Parasite Or Partner

Doing More For Less (of us)

Getting the most out of people is not a bad thing but in the extreme it translates into squeezing the life out of them.  As Deming exclaimed, “beat horses and they will run faster—for a while.” Doing more with less implies squeezing more and more out of people until they drop. Continue reading

Resonant Leaders Require Positive Energy

Richard Boyatzis of Case Western Reserve, in HRB Blog Network, spoke to the need for teams to have what he calls resonant leaders.  Richard states such leaders “are able to build trusting, engaged and energizing relationships with others around them” and as a result the team is able to “adapt, innovate and sustain performance. “  But what makes one able to do this? Continue reading

Transcend Self-Interest

There seems to be a growing acceptance of the notion that we each are free independent individuals and as a consequence we not only can, but also should, order life in society accordingly.

 

Being free independent individuals necessarily means people can freely do as they please or more specifically that they should do as they wish for their own pleasure—(my) life is all about me getting what’s mine without interference.  Apart from being unencumbered in seeking what we want, this belief also implies there is no obligation that an individual has to other individuals, because such obligation would be tantamount to an imposition (by another) upon one’s freedom to act as he/she desires. Continue reading

From Whence Creativity Emerges

Alessandro Di Fiore, CEO of ECSI, reports that a recent ECSI survey found “68% of business leaders firmly believe that great innovators are born and cannot be made.” Alessandro also notes in a HBR blog post “scientific evidence of the last 30 years has proven just the opposite.” So is this just a little factoid that almost 7 in 10 business leaders get wrong and that matters little—like who cares, it’s no big deal?  So what would a leader who holds this misunderstanding do or not do?  Continue reading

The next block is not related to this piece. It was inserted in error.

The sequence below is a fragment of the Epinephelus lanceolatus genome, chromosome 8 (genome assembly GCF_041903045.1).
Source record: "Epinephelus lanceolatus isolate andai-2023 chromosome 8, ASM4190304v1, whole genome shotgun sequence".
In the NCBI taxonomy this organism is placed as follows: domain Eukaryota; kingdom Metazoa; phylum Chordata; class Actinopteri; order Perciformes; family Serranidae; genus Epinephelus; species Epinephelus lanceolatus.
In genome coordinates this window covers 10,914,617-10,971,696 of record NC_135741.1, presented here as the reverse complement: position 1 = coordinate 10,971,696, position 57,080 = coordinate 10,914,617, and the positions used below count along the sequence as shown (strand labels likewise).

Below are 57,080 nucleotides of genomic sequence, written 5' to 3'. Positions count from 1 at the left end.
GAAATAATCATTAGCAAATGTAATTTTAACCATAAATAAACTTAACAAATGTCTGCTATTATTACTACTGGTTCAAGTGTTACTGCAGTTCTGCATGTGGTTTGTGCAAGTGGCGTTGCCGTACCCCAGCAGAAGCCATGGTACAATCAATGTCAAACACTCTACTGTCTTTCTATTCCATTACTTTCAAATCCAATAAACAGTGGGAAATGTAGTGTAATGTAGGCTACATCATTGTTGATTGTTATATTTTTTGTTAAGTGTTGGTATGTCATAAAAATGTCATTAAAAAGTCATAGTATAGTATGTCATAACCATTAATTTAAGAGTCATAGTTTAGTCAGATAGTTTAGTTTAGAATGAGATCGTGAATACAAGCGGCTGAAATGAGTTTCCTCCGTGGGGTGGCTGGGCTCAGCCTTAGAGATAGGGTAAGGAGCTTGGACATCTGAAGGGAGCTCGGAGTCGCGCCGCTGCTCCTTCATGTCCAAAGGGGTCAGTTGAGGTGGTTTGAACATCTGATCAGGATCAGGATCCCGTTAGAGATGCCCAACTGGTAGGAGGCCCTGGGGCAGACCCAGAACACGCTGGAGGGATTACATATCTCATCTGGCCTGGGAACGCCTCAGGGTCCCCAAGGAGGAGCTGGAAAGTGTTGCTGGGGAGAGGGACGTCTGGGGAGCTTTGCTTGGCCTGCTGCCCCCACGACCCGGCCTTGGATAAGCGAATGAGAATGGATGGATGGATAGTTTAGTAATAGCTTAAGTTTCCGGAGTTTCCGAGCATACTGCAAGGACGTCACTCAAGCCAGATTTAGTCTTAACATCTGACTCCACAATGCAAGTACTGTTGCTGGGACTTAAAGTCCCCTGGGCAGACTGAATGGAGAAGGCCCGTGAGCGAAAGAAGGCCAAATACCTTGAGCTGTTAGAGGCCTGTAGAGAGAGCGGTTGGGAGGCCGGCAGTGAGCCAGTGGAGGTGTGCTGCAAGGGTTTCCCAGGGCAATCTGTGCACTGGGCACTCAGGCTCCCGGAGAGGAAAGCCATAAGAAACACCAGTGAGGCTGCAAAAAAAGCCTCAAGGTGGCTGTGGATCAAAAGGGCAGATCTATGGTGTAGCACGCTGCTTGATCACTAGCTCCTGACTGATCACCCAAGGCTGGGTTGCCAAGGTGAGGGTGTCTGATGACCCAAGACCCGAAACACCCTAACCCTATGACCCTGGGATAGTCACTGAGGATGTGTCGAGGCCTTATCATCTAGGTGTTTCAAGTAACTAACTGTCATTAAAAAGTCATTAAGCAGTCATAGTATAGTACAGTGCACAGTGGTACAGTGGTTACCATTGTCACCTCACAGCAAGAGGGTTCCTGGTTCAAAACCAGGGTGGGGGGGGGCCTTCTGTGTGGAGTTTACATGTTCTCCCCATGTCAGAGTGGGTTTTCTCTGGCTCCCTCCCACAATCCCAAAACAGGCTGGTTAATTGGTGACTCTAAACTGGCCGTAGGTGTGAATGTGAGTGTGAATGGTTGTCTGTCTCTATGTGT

Facilitate Performance, Don’t Appraise It

Ah the annual performance appraisal! Let’s deconstruct this.  Annual means every year.  Performance means accomplishment. Appraisal means offering a judgment on the value of something or someone.  So the annual performance appraisal is a yearly judgment of another person’s value to the organization. Continue reading

Divest or Invest

Profit can be realized in the short-term by divesting and over the long term by investing.  In the former management cuts costs, most likely by firing people and/or squeezing more out of those who remain.  Because you can only squeeze people so much before the lifeblood of the people and the business runs out, this approach is quite shortsighted. Continue reading

Where Concern Is Limited

Where is concern limited? In the short-term; in the short-term what’s between the past and now and between now and the horizon consumes all concern.  Those who live in the short-term see only two points of reference, now and the past.  When the short-term defines the horizon, then anything that lies beyond is imperceptible and more importantly it is of no concern. It is a frame of reference where nothing else matters and shortsightedness abounds. We are concerned more about what is materially evident in our world than about otherworldly ideas. Continue reading

Performance Appraisal: Pathway to Mistrust

Robert Galford’s HBR Blog Network article, “How to keep your cool during a performance review” suggest there is a widespread abhorrence and likely fear of the annual performance review.  To make what is often a not-so-good experience better Robert offers four tactics: relax; prepare yourself to hear one or more unexpected ‘somethings’; if you don’t agree with the feedback, don’t launch into a defense right away; and when it is over, say thank you, reflect on the overall message and don’t file it and forget it.   While these are no doubt helpful toward making lemonade out of a lemon, they don’t mitigate the overall effect of the annual performance appraisal process. Continue reading